If you’re a Ducati rider or even just an aficionado, you’ll like this book.

Porsche 912: 50 Years
Author: Jurgen Lewandowski
Publisher: Delius Klasing
Pages: 176

When the Porsche 911 was introduced in 1964, the car was both more sophisticated, and higher performing than the 356 it supplanted. It was also more expensive than the outgoing model, hence the 912—produced from 1965 to 1969 and in 1975—was conceived by company management and developed to satisfy demand for a lower-cost and more economical entry-level model. The 912 had the same body and most of the same attributes as the 911, but its engine bay contained only a humble pushrod 1.6 liter four-cylinder engine producing 90-horsepower to shed some of the costliness. Sheer speediness aside, the Porsche 912 drove much like its flat-six equipped big brother, and was a hit with buyers, outselling the 911 in its first production year by a margin of two to one. Widely credited as a key in stabilizing the company’s finances and securing the long-term success of Porsche’s most recognizable nameplate, it is a wonder that no significant book has been written on this somewhat misunderstood model. Until now.

In Porsche 912: 50 Years, historian and serial author Jurgen Lewandowski tells the story of the of the company’s four-cylinder “911 Junior” model. With seemingly unencumbered access to Porsche’s archives, as well as people involved in the program—Dr. Wolfgang Porsche even provides the foreword.

The author conveys a large amount of technical information in telling the 912’s story, but by design it is thoughtfully presented in an extremely accessible manner, so it seemingly disappears into the overarching historical narrative. More importantly for a book that has never been written as in-depth about the subject, the author uncovers and reveals a treasure trove of previously unknown information, revelations, and scoops on the model’s development including that the 912 was developed in tandem with the 911, instead of as an afterthought as previously believed.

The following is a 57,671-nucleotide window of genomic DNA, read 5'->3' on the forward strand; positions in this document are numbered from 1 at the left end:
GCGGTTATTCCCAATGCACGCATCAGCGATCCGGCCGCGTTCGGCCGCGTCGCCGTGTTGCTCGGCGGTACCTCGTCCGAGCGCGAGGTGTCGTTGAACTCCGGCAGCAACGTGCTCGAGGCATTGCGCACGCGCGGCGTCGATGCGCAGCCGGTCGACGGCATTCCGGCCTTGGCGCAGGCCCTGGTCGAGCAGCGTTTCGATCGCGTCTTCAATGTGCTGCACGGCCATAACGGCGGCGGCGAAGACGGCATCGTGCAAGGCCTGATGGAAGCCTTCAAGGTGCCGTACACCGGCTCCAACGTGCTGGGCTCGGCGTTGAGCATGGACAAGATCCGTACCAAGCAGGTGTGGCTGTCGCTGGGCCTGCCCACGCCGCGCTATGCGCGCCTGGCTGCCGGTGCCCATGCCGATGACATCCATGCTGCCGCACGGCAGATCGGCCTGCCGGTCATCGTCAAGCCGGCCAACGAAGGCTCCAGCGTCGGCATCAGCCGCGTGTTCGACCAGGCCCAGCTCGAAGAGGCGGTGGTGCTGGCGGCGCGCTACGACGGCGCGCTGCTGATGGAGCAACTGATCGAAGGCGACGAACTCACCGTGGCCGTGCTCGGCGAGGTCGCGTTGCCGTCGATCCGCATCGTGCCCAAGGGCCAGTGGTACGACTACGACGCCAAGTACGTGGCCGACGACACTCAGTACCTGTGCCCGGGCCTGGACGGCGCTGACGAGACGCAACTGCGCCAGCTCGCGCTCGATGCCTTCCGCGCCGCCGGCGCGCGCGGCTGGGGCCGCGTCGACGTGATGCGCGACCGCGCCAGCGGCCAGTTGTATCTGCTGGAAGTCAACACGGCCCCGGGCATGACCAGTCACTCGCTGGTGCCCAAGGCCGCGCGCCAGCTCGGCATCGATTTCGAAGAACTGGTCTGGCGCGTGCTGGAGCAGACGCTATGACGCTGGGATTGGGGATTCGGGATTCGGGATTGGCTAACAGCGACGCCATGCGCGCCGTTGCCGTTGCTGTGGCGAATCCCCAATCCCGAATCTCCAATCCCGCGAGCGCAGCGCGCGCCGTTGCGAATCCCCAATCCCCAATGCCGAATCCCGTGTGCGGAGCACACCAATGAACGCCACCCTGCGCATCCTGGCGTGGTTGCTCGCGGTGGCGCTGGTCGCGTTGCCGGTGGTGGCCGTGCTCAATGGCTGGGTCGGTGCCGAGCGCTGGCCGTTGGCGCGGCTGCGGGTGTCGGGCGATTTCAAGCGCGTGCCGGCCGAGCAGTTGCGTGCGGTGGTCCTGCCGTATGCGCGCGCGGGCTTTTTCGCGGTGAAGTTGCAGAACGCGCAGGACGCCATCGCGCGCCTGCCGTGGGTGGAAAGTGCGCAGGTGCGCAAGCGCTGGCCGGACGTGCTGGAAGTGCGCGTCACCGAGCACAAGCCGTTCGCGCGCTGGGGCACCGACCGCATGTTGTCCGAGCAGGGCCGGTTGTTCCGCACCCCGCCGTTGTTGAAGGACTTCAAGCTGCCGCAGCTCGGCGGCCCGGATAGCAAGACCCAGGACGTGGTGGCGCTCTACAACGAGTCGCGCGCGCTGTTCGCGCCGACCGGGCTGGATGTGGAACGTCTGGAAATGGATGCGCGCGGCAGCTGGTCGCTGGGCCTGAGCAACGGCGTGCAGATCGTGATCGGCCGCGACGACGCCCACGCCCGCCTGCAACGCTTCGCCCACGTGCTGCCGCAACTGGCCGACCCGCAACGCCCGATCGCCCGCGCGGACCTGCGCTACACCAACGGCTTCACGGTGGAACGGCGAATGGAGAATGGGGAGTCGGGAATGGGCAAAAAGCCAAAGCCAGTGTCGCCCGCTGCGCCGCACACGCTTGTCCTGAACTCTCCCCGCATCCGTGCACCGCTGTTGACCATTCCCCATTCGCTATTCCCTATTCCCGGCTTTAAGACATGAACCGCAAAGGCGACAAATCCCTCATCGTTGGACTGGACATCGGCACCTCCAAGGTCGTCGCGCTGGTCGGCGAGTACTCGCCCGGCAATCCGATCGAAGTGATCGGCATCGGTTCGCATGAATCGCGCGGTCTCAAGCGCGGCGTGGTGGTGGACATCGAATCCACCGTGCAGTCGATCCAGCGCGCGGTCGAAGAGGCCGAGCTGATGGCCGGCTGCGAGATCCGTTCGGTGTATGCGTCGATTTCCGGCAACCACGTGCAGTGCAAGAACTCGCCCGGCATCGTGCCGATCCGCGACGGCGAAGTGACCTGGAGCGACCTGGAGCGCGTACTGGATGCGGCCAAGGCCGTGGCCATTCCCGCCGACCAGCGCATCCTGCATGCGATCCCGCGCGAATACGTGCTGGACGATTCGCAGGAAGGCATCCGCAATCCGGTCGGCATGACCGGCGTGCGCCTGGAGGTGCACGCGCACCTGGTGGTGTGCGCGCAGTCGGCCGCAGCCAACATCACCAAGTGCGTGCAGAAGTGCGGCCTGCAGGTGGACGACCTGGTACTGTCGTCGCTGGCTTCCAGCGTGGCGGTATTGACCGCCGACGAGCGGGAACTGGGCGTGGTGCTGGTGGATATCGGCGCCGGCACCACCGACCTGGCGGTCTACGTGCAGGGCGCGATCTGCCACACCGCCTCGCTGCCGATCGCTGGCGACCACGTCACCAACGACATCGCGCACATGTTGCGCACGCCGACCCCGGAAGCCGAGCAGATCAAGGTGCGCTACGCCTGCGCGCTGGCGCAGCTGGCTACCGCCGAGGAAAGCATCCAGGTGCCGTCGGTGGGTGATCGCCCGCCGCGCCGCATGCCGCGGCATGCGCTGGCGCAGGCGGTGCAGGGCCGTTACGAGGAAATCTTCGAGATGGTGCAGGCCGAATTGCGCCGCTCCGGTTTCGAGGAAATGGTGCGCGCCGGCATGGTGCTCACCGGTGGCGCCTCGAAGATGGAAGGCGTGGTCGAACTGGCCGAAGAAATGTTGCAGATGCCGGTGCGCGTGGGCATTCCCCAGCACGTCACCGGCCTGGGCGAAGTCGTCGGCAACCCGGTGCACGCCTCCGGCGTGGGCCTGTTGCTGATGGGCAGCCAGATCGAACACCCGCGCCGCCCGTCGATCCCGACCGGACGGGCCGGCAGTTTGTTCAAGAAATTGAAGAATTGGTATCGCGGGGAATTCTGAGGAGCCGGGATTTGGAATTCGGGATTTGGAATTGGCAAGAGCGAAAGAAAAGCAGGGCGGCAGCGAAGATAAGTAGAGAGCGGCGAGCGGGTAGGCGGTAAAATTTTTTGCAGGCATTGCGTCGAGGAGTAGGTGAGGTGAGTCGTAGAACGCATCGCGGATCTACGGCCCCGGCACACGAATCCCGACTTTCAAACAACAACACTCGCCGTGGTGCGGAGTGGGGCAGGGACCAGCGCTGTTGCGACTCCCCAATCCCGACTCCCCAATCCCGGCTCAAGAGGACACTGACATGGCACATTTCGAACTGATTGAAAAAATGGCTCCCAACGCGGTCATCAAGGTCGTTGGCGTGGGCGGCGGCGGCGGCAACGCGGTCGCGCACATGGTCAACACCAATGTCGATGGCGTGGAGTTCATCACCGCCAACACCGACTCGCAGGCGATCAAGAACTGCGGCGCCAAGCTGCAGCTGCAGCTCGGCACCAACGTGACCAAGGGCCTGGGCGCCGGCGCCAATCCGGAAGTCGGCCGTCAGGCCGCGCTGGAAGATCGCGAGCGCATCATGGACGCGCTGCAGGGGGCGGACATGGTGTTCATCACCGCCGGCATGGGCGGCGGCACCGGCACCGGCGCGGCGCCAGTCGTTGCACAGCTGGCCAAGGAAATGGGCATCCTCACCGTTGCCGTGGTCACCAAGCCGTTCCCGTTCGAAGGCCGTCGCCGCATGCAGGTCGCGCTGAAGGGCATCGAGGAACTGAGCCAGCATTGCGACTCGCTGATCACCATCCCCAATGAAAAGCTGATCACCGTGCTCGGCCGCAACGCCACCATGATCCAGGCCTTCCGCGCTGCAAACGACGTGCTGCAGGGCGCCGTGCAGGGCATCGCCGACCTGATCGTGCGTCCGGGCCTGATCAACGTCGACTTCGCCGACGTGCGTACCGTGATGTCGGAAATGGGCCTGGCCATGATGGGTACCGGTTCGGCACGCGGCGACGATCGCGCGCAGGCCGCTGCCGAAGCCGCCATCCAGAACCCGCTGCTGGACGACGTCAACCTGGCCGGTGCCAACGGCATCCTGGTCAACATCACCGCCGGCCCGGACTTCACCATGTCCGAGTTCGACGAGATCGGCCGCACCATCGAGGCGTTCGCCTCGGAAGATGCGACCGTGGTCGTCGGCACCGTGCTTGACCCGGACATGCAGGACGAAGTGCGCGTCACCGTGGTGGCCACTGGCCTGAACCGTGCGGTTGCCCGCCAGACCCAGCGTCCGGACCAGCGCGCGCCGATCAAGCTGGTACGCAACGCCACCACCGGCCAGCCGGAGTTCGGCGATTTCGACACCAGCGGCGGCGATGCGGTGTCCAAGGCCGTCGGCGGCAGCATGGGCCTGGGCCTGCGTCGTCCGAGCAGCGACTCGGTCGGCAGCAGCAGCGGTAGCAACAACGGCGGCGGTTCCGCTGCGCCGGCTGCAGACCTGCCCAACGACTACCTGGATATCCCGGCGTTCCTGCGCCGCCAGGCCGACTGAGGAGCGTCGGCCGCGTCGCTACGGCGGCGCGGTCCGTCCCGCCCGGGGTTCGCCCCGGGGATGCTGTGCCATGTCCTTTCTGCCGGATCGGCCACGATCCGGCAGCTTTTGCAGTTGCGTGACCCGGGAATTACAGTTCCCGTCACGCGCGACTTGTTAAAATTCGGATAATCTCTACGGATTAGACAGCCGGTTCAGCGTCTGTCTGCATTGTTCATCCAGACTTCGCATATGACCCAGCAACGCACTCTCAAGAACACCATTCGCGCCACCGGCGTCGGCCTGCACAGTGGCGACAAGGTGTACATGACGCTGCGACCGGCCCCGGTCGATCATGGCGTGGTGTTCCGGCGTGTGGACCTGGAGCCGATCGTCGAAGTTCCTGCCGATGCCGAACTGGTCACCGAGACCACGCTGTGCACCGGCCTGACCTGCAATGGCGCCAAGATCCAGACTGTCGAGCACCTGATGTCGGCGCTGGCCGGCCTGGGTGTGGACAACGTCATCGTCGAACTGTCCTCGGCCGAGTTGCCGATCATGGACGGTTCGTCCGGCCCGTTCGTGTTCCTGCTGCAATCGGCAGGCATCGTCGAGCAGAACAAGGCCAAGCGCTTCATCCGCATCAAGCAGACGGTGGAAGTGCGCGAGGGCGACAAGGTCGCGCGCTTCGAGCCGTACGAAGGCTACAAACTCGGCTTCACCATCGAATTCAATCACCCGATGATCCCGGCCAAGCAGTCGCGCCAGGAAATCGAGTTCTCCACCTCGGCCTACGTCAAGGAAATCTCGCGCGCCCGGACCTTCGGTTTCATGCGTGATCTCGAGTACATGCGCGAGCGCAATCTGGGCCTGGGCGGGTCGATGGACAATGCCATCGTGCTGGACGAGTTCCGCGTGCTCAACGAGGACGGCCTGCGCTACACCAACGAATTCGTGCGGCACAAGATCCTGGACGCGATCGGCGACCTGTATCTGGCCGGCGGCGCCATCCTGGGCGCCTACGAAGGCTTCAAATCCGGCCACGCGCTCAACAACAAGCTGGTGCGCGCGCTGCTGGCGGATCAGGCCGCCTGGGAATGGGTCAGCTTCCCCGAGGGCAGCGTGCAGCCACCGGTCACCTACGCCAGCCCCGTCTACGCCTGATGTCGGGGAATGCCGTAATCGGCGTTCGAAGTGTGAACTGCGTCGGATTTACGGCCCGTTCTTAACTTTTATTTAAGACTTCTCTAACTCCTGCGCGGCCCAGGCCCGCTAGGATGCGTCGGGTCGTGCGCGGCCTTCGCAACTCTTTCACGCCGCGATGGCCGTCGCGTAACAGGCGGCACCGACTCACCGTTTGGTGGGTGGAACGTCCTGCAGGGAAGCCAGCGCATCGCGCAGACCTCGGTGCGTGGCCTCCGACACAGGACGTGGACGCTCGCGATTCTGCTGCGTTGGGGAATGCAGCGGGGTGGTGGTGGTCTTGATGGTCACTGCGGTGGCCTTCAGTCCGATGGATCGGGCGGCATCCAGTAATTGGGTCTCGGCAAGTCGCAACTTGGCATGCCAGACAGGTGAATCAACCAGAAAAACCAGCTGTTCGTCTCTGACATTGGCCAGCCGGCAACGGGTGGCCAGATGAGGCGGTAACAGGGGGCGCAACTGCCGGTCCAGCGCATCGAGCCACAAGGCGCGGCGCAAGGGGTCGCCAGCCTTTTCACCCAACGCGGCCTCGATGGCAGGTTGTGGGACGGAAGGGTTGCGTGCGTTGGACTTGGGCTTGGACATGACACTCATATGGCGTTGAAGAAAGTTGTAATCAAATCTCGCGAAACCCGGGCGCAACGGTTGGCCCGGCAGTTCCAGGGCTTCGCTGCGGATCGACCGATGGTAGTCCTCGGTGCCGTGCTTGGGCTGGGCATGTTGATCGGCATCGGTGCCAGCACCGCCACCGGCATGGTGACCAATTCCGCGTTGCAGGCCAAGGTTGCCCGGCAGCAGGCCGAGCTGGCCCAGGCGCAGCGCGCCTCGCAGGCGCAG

The focus throughout most of the book is predominantly on the development and design of the car over its lifespan. To that end, many wonderfully reproduced photos, illustrations, blueprints, and copies of internal communications help fill in the storyline.

Adding extra dimension and perspective, the author also saw fit to include chapters on the 912’s career in motorsport, the later 1967 912E, as well as selection of reminiscences and impressions from owners and others. As a whole, then, this work must be considered the benchmark tome on the 912, a car that perhaps is only now getting the respect it should have gotten in the first place.

Without a doubt, an absolute must for any 912 owner.

Join the Conversation
Related
0 0 votes
Article Rating
0 Comments
Inline Feedbacks
View all comments
StirlingCycle
StirlingCycle
5 years ago

Lewandowski has brought considerable attention to the 912. The first German edition of 912 copies of Porsche 912: 50 Years sold out in a matter of days, including those sold in the Porsche Museum. A second printing is in the works. Apparently, this car and book is much appreciated in Europe. Why not as much in the USA?